The Tigris River reveals a 3,400-year-old metropolis.

An aerial picture of the Kemune excavations, showing Bronze Age structures partially submerged in the lake.
An aerial picture of the Kemune excavations, showing Bronze Age structures partially submerged in the lake.

 Archaeologists from Germany and Kurdistan have discovered a 3,400-year-old Mittani Empire-era city on the Tigris River. Early this year, the community arose from the waters of the Mosul reservoir as water levels dropped rapidly owing to Iraq's severe drought. Ancient Zakhiku, with its palace and other big buildings, is thought to have been an important location during the Mittani Empire (ca. 1550–1350 BC).

Iraq is one of the countries most affected by climate change around the globe. For months, the south of the country, in particular, has been suffering from severe drought. Since December, enormous amounts of water have been pulled down from the Mosul reservoir, Iraq's most major water storage, to keep crops from drying up. Without any preceding archaeological research, a Bronze Age city that had been submerged for decades reappeared. It is located in the Iraqi Kurdistan Region of Kemune.

Archaeologists were now under pressure to excavate and document at least parts of this vast, important metropolis before it was resubmerged as a result of this unforeseen disaster. Dr. Hasan Ahmed Qasim, chairman of the Kurdistan Archaeology Organization, and Jun.-Prof. Dr. Ivana Puljiz (University of Freiburg) and Prof. Dr. Peter Pfälzner (University of Tübingen) unexpectedly decided to conduct cooperative rescue excavations at Kemune. In partnership with the Directorate of Antiquities and Heritage in Duhok, these took place in January and February 2022. (Kurdistan Region of Iraq).

Within days, a team for the rescue excavations had been assembled. The Fritz Thyssen Foundation, through the University of Freiburg, provided funding for the project on short notice. Because it was unclear when the reservoir's water level would rise again, the German-Kurdish archaeological team was under extreme time constraints.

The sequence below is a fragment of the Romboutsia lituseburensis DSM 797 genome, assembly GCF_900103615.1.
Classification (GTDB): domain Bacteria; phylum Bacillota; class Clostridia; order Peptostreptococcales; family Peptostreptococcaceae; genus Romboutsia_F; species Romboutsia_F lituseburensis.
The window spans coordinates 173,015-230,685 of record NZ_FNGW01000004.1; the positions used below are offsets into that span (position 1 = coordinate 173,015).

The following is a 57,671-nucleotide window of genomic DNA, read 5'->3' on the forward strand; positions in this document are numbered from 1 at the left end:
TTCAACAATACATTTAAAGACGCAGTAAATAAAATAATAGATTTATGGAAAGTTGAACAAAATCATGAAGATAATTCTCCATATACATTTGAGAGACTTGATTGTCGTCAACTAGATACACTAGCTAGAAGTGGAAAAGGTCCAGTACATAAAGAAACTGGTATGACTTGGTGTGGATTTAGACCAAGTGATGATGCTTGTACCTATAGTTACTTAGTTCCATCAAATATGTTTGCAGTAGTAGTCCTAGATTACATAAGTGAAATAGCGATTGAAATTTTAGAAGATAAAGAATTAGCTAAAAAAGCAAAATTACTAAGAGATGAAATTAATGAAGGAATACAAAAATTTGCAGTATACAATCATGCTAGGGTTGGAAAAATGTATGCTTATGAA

The researchers were able to map the metropolis in a relatively short period of time. A gigantic fortification with walls and towers, a monumental, multi-story storage building, and an industrial complex were discovered in addition to a palace, which had already been documented during a brief campaign in 2018. The sprawling urban complex dates from the Mittani Empire (about 1550–1350 BC), which ruled over huge swaths of northern Mesopotamia and Syria.

"The massive magazine structure is particularly significant since enormous quantities of products must have been stored there, most likely delivered from all around the region," Ivana Puljiz explains. "The excavation results reveal that the site was an important center in the Mittani Empire," Hasan Qasim says.

Despite the fact that the walls are composed of sun-dried mud bricks and have been underwater for more than 40 years, the research team was astounded by how well maintained they were—sometimes to a height of several meters. The city was devastated in an earthquake in 1350 BC, during which the collapsing upper parts of the walls concealed the buildings, resulting in their good preservation.

The finding of five ceramic containers containing an archive of over 100 cuneiform tablets is very interesting. They date from the Middle Assyrian period, shortly after the city was devastated by an earthquake. Some clay tablets, which could be letters, are still sealed inside their clay envelopes. The researchers expect that this finding may reveal significant details concerning the end of Mittani authority and the beginning of Assyrian rule in the area. "It's almost a marvel that unfired clay cuneiform tablets survived so long underwater," Peter Pfälzner adds.

As part of an intensive conservation project supported by the Gerda Henkel Foundation, the excavated buildings were totally covered with tight-fitting plastic sheeting and topped with gravel fill to prevent additional harm to the historic site from rising water. During floods, this is done to protect the unbaked clay walls and any other treasures still buried in the ruins. The site is now entirely submerged once more.

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